In Taylor v Gosling  VSC 75, Justice Hargreave of the Supreme Court of Victoria has decided that whether the proportionate liability regime applies to a proceeding depends on whether the writ was issued before or after the end of 2003, even if some of the concurrent wrongdoer defendants were joined to the proceedings before and some after 1 January 2004. In other words a case started before the end of 2003 is governed by the old regime of joint and several liability between co-defendants, who may seek contribution against one another, and that is so even in respect of those defendants who come into the proceeding only in or after January 2004. My friend Tyson Wodak’s arguments on that question convinced Justice Hargreave not to follow an earlier decision of Justice Byrne of the same Court (Premier Building and Consulting Pty Ltd v Spotless Group Ltd (2007) 64 ACSR 111, see para 34(b)). His Honour’s reasoning was as follows:
‘Does the proportionate liability regime apply to the claims against Mr Gosling?
156 Part IVAA of the Wrongs Act 1958 (Vic) introduced a proportionate liability regime. Where that regime applies, the liability of a defendant who is a ‘concurrent wrongdoer’ in relation to an ‘apportionable claim’ is limited to an amount reflecting the proportion of the plaintiff’s loss or damage which the Court considers just, having regard to the extent of the defendant’s responsibility for the loss and damage. Further, where the regime applies and a defendant is adjudged liable as a concurrent wrongdoer in relation to an apportionable claim, that defendant cannot be required to contribute to the damages recovered or recoverable from another concurrent wrongdoer, or to indemnify that wrongdoer, under Part IV of the Wrongs Act. Accordingly, the regime effected fundamental changes to the existing law. Where it applies, a plaintiff has been deprived of the right to seek full recovery from any defendant who is jointly liable for the same damage.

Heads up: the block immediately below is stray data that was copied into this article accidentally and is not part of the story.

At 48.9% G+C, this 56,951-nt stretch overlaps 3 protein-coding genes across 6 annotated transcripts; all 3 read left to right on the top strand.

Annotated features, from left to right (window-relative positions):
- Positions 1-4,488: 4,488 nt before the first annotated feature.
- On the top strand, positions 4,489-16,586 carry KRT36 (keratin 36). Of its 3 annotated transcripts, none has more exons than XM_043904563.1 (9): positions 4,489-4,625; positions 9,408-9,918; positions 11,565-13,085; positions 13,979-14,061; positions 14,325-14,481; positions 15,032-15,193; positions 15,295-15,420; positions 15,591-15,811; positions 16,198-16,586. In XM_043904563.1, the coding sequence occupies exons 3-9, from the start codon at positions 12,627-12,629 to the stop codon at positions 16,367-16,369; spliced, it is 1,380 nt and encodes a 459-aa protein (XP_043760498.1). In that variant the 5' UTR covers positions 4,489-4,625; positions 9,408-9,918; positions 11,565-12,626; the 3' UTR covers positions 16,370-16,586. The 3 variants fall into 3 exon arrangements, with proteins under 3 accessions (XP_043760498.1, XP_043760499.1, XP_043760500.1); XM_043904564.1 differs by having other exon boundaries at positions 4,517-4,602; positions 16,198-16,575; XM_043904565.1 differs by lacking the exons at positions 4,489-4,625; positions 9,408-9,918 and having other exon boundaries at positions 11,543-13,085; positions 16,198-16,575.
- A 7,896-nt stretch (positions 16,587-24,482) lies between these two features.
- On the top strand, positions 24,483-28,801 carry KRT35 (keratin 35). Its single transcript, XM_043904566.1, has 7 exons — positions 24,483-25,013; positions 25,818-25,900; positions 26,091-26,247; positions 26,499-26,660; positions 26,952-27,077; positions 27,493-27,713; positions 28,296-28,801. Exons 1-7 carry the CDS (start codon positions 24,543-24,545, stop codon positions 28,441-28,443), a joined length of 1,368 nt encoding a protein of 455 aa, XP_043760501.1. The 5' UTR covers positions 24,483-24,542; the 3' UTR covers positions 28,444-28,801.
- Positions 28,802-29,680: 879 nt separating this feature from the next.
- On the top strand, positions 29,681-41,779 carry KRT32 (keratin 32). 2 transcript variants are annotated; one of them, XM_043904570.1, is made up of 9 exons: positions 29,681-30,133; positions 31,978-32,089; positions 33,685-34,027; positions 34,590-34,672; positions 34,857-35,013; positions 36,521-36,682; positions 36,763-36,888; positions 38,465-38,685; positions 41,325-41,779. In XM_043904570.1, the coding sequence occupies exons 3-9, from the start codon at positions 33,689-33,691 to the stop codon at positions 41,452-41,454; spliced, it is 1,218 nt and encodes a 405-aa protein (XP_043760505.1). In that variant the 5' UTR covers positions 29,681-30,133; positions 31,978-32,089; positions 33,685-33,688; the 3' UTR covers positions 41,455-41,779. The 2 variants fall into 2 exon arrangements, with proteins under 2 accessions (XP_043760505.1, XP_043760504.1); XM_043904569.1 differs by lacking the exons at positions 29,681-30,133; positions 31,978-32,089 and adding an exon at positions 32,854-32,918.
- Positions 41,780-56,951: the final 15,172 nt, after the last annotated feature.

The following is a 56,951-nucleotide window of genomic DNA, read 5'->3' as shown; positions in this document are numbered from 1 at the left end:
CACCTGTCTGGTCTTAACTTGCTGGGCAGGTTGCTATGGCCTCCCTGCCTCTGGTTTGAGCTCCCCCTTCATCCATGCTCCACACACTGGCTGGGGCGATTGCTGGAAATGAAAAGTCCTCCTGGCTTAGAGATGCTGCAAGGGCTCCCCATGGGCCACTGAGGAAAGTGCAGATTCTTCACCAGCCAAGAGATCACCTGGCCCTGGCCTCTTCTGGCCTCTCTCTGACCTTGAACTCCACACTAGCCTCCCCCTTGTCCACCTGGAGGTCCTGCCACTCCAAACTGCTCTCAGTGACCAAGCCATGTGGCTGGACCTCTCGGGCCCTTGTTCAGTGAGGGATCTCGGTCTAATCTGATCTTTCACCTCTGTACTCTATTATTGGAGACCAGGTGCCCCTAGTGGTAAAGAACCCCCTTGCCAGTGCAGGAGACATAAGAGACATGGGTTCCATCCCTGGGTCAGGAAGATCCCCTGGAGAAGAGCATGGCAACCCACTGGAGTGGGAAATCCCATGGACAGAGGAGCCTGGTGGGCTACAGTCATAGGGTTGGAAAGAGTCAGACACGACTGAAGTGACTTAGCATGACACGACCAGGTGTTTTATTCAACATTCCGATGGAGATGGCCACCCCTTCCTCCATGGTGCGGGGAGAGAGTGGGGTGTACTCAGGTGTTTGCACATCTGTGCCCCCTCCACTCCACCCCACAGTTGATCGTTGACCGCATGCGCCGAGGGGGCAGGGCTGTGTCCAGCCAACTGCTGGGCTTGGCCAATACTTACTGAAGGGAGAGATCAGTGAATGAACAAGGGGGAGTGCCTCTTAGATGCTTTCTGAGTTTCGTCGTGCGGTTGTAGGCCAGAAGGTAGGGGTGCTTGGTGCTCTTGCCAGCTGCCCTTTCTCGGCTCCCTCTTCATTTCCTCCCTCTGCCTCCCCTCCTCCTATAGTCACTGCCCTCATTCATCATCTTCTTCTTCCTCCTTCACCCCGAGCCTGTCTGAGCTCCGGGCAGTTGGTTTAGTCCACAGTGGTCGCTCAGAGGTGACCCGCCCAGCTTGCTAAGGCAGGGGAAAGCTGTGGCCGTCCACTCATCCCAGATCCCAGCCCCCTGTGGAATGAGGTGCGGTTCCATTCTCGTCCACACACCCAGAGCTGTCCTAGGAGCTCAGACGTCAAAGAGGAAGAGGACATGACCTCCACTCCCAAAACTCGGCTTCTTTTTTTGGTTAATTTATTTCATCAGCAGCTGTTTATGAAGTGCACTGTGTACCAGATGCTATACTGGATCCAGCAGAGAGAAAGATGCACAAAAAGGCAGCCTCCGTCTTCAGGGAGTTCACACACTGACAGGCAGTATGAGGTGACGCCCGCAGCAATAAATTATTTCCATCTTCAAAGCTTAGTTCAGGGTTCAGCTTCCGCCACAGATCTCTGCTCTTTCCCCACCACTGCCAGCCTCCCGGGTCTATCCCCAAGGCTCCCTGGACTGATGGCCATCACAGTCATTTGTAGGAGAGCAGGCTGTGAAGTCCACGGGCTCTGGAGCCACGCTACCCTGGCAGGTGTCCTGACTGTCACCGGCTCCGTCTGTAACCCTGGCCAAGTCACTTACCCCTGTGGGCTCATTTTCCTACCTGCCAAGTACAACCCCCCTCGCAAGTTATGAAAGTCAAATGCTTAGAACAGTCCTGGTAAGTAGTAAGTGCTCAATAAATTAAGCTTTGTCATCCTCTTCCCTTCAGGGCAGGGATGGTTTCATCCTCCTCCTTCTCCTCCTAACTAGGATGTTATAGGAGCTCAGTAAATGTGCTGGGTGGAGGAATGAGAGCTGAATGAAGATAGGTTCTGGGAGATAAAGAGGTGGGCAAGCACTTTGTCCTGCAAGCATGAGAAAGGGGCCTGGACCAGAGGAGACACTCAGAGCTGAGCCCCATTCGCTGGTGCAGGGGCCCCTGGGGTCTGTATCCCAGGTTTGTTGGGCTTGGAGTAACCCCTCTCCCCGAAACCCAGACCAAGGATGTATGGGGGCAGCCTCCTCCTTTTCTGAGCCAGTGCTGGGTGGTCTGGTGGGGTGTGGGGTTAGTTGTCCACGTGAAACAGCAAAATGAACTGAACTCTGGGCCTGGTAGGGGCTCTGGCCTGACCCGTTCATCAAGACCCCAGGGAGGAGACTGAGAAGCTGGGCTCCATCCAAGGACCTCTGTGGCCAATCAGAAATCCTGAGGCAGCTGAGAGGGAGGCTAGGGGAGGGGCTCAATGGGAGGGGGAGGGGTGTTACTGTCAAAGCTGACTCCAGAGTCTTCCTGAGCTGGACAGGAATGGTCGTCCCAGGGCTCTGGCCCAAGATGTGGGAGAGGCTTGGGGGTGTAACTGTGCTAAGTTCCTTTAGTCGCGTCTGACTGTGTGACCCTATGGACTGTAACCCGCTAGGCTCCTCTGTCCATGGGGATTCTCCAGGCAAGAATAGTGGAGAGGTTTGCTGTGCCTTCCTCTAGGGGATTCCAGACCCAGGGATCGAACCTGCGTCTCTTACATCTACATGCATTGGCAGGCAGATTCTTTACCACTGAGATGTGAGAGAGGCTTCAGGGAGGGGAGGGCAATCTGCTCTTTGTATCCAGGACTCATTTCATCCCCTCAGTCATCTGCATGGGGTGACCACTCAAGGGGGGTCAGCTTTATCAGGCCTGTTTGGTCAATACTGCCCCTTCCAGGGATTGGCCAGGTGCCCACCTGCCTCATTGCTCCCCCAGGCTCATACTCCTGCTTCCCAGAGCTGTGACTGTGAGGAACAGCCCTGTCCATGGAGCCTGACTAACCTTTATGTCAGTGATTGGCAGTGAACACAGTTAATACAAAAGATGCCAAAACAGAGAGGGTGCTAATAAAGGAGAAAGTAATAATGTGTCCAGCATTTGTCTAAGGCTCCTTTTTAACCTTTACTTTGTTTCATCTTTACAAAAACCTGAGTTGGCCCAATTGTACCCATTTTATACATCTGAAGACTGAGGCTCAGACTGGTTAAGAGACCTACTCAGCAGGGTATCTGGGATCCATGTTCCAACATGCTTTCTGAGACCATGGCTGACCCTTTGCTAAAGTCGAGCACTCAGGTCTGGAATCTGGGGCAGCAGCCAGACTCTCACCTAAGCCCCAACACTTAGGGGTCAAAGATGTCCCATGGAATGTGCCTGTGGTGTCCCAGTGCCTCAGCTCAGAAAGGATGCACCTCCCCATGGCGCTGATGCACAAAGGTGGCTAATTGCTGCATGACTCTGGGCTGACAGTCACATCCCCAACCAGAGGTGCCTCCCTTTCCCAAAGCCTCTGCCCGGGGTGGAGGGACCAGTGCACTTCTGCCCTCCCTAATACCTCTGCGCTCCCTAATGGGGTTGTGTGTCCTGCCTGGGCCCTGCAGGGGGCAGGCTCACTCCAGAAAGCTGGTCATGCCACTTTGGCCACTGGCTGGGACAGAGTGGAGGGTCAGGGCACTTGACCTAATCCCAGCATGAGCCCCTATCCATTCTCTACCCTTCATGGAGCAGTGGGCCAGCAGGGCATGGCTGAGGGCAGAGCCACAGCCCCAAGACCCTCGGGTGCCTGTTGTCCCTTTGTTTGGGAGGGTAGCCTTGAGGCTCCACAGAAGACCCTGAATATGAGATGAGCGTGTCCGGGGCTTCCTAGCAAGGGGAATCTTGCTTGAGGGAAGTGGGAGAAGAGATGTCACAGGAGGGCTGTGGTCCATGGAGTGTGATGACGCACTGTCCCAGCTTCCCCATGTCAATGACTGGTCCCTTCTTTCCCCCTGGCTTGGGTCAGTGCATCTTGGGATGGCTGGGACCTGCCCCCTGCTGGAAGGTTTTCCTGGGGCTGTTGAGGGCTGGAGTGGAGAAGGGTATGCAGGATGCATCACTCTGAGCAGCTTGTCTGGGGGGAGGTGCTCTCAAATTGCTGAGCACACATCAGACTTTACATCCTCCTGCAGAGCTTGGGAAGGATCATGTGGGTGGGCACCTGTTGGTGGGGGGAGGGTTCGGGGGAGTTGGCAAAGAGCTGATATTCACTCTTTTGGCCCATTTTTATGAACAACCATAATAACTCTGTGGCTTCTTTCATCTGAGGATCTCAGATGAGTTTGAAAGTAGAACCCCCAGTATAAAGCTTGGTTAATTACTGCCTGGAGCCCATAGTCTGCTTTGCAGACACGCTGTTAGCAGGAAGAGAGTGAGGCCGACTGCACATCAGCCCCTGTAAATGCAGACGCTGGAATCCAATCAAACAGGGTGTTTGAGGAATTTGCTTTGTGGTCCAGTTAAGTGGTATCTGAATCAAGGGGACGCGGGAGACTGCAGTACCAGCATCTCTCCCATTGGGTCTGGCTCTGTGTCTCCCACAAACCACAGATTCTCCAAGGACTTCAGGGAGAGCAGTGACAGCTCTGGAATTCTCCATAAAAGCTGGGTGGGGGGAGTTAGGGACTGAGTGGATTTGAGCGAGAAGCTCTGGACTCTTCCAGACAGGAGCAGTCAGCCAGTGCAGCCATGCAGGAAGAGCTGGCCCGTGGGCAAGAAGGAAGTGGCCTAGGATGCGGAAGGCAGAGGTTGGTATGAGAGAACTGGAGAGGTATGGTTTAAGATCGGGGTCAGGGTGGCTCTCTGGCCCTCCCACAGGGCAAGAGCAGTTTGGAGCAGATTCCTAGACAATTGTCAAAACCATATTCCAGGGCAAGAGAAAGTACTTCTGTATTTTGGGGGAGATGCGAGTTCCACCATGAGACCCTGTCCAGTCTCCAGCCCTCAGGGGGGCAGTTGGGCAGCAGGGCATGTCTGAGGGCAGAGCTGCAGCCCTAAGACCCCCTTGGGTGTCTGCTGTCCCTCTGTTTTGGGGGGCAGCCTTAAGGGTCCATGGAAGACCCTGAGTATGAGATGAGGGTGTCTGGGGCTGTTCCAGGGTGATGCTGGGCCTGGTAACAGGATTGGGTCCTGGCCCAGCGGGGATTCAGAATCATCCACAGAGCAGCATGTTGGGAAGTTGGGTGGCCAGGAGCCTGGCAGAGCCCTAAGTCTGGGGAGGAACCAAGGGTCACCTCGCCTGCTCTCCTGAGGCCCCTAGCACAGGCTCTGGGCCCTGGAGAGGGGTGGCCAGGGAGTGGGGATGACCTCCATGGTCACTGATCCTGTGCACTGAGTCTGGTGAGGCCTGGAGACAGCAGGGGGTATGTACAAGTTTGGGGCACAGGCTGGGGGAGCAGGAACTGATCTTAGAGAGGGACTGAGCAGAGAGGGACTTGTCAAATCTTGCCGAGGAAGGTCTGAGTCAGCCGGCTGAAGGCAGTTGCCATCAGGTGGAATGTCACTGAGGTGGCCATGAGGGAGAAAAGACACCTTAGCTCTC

157 Section 24AS of the Wrongs Act provides that Part IVAA ‘applies to proceedings that are commenced in a court’ on or after 1 January 2004. This proceeding was commenced in 2003, before that date. However, Mr Gosling was not one of the original parties. Mr and Mrs Taylor sued only Urban, Mr Pennicott and Ms Li. Mr Gosling was not joined as a party until 20 September 2005, when amended originating process was filed in the Court following an order granting Mr and Mrs Taylor leave to join him as a defendant.
158 In the circumstances, it was submitted on behalf of Mr Gosling that Part IVAA applies to this proceeding, insofar as it relates to Mr Gosling. Reliance was placed upon r 9.11(3)(a) of the Supreme Court (General Civil Procedure) Rules 2005; which relevantly provides that where an order is made adding a defendant to a proceeding ‘the proceeding against the new defendant commences upon the amendment of the filed original process’. Further, reliance was placed upon the decision of Byrne J in Premier Building and Consulting Pty Ltd v Spotless Group Ltd. In that case, Byrne J made ‘brief mention of particular complications’ arising in the claims for contribution and apportionment as they affected the trial before him. His Honour was concerned with the interaction of four separate and different statutory regimes. In the course of describing the particular complications before him, Byrne J stated that:
Premier brings its claims in negligence against the Spotless Parties, Kilpatrick and Collie Planning. The transitional provisions of the Part IVAA apportionment legislation provide that the regime applies only to claims brought after the commencement date. (Section 24AS of the Wrongs Act) This proceeding was commenced on 16 October 2003, before the commencement date, but against Spotless and North Suburban and Ensign Aust only. All of the other parties were joined after 1 January 2004 so that the claims against them were commenced after the commencement date. (Rule 9.11(3)(a). A proceeding against an added party commences on the date of the amendment of the originating process.) This means that apportionment is available with respect to Premier’s negligence claims against all defendants other than Spotless, North Suburban and Ensign Aust.Since contribution is not available where apportionment is available (Section 24AJ of the Wrongs Act) the defendants other than Spotless, North Suburban and Ensign Aust may not seek contribution against those defendants.